Thursday, September 01, 2005
The Peanut Shell Thesis
James Q. Wilson and George L. Kelling's famous Broken Window Thesis has something going for it that most sociology doesn't; empirical support. The simple idea that eliminating disorder (vandalism, petty thievery) leads to less of more serious crime has been tested in the laboratory of Rudy Giuliani's New York City and found to be sound.
With roving armed gangs terrorizing flooded New Orleans in the wake of hurricane Katrina, the Chairman of the FLUBA Committee on the Tyranny of Low Expectations reports on one of those coincidences that makes life interesting: The Chairman attended last night's Randy Johnson-Felix Phenom Pitch-Off at Safeco Field as the guest of a Mexican American family.
The father and mother were both born literally dirt poor in small towns near Manzanillo, on Mexico's Pacific Coast. The father has six years of education, the mother three. Several years of working as farm laborers and house cleaners in California yielded them skills that led them to start their own business (and pay many tens of thousands of dollars in taxes) in the Pacific Northwest.
They have two children; a seven year-old boy, and an eighteen month-old girl. As is the custom of Mexican families, both children were nattily turned out for the evening (the young lady particularly prettily in pink), all hairs in place. In contrast to many of the other children in attendance who were wearing old sweatshirts and football jerseys and torn and dirty jeans.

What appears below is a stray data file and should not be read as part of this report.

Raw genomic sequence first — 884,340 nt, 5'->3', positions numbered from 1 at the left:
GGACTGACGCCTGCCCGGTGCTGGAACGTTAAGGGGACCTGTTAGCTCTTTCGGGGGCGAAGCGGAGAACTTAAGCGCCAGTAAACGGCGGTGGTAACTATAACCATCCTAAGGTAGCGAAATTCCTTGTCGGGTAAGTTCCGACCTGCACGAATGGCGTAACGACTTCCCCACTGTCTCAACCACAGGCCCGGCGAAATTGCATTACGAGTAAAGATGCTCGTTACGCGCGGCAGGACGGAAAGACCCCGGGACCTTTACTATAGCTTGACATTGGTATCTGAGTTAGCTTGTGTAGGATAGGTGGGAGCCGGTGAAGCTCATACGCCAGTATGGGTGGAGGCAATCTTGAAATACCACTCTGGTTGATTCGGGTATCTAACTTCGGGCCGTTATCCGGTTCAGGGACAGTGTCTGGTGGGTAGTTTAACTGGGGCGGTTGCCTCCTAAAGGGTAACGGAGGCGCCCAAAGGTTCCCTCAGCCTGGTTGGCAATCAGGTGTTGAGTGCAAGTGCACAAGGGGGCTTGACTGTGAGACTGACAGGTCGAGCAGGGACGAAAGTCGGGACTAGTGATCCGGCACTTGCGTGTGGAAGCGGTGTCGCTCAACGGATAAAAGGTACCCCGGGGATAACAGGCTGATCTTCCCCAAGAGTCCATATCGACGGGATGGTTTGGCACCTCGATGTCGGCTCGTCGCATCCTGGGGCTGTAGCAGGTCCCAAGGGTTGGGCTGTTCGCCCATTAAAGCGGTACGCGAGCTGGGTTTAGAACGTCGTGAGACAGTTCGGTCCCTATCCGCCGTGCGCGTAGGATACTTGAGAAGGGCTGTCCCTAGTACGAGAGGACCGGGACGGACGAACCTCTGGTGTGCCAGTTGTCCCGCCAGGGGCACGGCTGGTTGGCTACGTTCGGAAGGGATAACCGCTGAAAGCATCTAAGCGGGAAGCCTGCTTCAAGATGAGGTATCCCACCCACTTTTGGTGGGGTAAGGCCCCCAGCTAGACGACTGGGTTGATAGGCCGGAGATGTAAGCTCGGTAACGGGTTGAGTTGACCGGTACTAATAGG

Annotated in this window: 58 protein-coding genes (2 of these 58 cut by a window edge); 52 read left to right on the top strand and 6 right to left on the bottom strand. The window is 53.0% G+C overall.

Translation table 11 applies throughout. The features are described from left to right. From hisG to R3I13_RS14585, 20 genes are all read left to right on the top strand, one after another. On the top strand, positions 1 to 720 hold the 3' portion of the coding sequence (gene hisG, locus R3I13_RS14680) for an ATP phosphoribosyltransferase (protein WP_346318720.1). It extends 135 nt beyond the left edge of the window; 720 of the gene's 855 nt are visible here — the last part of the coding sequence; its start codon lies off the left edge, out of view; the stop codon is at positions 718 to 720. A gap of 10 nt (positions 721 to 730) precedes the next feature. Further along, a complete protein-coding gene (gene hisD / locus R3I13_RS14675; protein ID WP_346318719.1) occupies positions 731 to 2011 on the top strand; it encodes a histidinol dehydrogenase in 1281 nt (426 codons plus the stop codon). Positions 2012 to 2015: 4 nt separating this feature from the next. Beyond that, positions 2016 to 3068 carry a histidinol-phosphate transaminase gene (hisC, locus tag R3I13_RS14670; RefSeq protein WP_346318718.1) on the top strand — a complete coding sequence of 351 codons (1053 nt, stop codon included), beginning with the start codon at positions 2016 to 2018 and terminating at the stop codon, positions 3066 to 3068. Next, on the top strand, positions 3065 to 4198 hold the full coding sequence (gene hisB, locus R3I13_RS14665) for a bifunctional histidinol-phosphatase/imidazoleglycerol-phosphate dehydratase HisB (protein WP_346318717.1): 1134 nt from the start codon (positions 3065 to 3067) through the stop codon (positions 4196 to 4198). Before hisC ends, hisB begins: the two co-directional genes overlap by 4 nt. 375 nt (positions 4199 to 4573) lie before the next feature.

This was the first baseball game any of the Mexicans had attended. And the meticulously groomed Safeco Field ($500 million of taxpayer money just to erect) made a very favorable impression on the father.
About the third inning, the peanut vendor made his way down the section where sat the Chairman and his hosts, tossing bags of warmed peanuts to anyone offering to buy them. That prompted a whispered exchange between the son and father, which further prompted the FLUBA Chairman to ask if he couldn't buy a hot dog, coke, or other refreshment for the children.
The father replied no, his son had asked for only a bag of peanuts, but--looking around--he said, 'I don't know what we'd do with the empty shells.'
Posted by Patrick Sullivan at 7:04 AM
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